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Code: bugs, spreadsheets
Comments Off on Spreadsheet Errors
Last week the magazine The Nation hurried to correct a story that they had suffered the worst drop in advertising of any weekly magazine. Their loss was actually in the middle of the pack, but the story was written from a spreadsheet that overstated their advertising for last year, giving them the appearance of a step decline.
Spreadsheets fascinate me. Lisp proponents point out that “code is data” but in a spreadsheets data is code. Formulas inhabit the cells of the data they represent, a much closer pairing than code files on the same drive as data files.
Spreadsheets are used in institutions of every size, from businesses to government agencies and all the individuals along he way. They were the first killer app and are nearly as ubiquitous as desktop computing. I suspect that most small businesses would be out of business in weeks if they lost the key spreadsheets that get forwarded between office workers and, perhaps, only one employee is allowed to update a master copy of. (This is part of why I’m not surprised that DropBox is doing very well.)
Errors are endemic. I found a nice roundup of research into spreadsheet errors and, even in constrained experimental conditions the cell error rate is above 1%. In a spreadsheet with 100 cells of data, there’s probably at least one error; if there are formulas the rate jumps to 5-15%.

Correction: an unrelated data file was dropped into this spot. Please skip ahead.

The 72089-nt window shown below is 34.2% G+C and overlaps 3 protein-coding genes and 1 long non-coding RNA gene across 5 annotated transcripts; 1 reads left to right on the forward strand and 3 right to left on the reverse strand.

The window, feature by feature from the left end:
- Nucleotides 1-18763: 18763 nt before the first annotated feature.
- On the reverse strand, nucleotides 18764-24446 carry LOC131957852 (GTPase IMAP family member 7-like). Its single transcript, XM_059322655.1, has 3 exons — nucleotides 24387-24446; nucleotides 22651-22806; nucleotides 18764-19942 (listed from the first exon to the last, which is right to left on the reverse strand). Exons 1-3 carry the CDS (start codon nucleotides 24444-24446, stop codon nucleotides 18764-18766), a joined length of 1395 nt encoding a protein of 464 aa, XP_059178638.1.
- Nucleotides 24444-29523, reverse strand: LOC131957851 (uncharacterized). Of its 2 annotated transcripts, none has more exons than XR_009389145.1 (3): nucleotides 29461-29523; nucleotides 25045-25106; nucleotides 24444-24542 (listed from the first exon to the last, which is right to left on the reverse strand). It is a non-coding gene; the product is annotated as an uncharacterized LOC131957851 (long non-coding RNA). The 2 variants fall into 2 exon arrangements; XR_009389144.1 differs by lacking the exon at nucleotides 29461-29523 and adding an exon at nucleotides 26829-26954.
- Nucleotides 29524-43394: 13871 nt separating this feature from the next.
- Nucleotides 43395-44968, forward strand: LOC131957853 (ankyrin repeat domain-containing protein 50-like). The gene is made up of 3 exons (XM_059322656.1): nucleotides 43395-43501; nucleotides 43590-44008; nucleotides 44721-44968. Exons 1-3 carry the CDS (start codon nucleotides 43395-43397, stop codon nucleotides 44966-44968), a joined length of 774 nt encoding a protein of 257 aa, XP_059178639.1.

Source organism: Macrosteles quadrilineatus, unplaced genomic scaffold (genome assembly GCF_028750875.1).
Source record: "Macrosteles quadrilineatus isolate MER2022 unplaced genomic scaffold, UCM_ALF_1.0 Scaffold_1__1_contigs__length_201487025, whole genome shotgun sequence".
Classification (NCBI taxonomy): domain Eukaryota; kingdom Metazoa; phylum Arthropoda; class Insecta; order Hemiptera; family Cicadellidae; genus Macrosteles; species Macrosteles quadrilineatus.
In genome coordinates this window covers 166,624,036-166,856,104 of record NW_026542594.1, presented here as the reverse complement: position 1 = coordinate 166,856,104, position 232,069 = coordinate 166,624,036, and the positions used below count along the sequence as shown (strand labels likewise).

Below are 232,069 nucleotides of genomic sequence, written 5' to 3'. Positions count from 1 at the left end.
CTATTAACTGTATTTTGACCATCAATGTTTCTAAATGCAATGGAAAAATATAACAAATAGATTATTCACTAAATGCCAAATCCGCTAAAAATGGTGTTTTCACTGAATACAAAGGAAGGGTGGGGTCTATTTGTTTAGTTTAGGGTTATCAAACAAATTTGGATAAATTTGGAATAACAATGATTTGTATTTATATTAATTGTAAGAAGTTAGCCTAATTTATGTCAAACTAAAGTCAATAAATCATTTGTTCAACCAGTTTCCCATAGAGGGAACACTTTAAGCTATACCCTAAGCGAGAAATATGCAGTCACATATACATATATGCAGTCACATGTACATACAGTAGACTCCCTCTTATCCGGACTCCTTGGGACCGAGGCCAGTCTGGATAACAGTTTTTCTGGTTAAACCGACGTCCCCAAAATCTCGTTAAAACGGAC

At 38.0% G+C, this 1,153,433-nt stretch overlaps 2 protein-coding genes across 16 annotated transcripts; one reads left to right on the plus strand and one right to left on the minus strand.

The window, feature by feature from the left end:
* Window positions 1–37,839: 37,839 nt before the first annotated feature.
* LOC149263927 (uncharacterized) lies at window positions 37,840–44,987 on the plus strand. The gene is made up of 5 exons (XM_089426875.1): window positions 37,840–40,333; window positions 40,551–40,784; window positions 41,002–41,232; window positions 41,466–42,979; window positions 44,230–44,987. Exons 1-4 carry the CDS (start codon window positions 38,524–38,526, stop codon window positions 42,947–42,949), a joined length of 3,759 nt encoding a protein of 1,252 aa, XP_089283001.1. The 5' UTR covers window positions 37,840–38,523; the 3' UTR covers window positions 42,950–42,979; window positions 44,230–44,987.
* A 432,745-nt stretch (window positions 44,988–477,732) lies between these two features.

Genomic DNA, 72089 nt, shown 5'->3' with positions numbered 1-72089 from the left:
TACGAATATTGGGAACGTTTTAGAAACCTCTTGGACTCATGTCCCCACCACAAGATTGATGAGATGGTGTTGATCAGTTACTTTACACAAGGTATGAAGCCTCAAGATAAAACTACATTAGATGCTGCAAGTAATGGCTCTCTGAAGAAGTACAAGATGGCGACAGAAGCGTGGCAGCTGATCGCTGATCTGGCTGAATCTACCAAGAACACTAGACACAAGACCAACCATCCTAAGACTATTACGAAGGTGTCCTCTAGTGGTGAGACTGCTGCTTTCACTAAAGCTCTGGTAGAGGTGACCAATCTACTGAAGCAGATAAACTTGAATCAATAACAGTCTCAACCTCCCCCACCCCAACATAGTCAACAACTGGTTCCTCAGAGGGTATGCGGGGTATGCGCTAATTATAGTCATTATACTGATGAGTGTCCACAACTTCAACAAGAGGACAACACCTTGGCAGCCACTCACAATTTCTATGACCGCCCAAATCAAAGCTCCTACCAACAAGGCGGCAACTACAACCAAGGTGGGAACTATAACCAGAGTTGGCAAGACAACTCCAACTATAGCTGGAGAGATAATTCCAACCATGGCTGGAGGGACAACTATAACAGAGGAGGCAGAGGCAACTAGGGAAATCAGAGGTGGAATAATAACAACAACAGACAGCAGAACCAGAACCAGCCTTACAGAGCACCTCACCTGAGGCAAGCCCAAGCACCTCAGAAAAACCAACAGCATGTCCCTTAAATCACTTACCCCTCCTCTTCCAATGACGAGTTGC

Sometimes this disturbs me, to think of how many errors are creeping along in everything I rely on. How many numbers could I type before I transposed two digits without knowing? Formulas are small, untested programs written in a haphazardly designed language by people who have not studied programming. The design of the software makes mistakes as trivial (for example, click a formula term, change your mind, hit the arrow keys, and you’ve changed the cell the formula is reading data from). It’s astonishing that so many institutions rely on something so unreliable.
But on reflection I think it’s a sign that institutions are more robust than they might appear to first glance. The lights are still on, police still go to the right neighborhoods, products arrive for store shelves. I’ve seen a few attempts to make more rigorous spreadsheets, with data typing, validity checks, embedded programming languages. But I don’t see people lining up to pay that overhead, the benefits they would bring aren’t worthwhile, or at least the losses they would avert are not conspicuously attributable to the lack of those controls.
Thanks for Chrys Wu for the Nation story.